Buying A Cost Effective Car

Posted on April 7th, 2012 in Money Saving Tips,Random Thoughts by Stephanie

Buying A Cost Effective Car

I’ve recently been thinking about buying my first car and what would be most cost effective. When buying a car, the first thing you may decide on is whether you want a huge seven seat car for your whole family or a smaller 3 door car but with record fuel prices pushing up costs for motorists it has become necessary to also be cost savvy when buying cars.

Firstly, is the great debate on whether a new or used car is more cost effective. It would be great to buy a brand new car but new cars are a lot more expensive than used ones and the value of the car depreciates greatly after only a year of ownership. However new cars usually come with inclusive warranties from the car manufacturer, free or discounted servicing and no MOT to pay for the first three years. A new car will have no wear and tear so it is less likely to break down compared to an older one and is probably more reliable. New cars are generally more fuel efficient than older models and produce less carbon emissions so this could save you money on tax. However insurance is higher than for used cars where you can find a lot of cheap car insurance deals. If you are lucky enough to get a used car that has no problems in the future this will definitely be the cheaper option but otherwise it could end up costing you just as much as a new car. I would say that a safe bet is to buy a car that is around 6 months old which will probably be in just as good condition as a brand new one yet it will cost you thousands of pounds less.

Another variable to consider when buying a car is whether you want one that runs on diesel fuel or petrol. In the UK, although diesel is ‘greener’, it has gradually become more expensive than petrol. Diesel cars are also more expensive to buy and dearer to service. Although diesel engines generate 10-20% lower carbon emissions per mile than an equivalent petrol engine which means that your car tax will be lower, recently some of the latest small petrol engines deliver fuel efficiency on par with or even greater than that of diesel. Diesel cars obtain 25 to 35 percent better mileage so if you plan to clock up a lot of mileage then buying a diesel car might be worthwhile however if you are a low-mileage driver you could save hundreds of pounds by opting for a petrol model.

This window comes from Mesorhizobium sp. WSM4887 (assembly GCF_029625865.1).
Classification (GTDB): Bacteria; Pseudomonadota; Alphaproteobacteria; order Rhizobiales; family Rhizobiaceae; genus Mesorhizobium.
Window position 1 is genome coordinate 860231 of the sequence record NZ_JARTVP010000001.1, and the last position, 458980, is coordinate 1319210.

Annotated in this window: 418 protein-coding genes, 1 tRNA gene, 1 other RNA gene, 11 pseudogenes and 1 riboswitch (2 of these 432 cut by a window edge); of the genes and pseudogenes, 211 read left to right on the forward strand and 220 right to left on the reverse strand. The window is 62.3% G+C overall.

In the UK, car taxation is based on CO2 emissions so the less CO2 your car produces, the cheaper your tax will be. Cars that emit 100g/km CO2 or less are exempt from road tax and can travel into the London congestion charge zone for free too so long as they also meet the Euro 5 standard for air quality. That equates to a £2750 per annum saving if you drive into London every day for work!

So when buying a car it is important to take into account all these cost factors. Seems like a nearly new, petrol car (because I will only be using the car during the weekends) that has low CO2 emissions is my best bet! :)

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Comment by italian cheese
2012-04-09 15:04:50

I have been looking into a new car recently as well. I was looking at leasing so I could get a newer car and not have to worry so much about depreciation. I am still in the clouds about what I should do though.

Comment by Hemant Mendi Ratta
2012-07-05 19:25:56

This article will help me take a decision on which is the best car to buy at low prices and best performance.Thanks.

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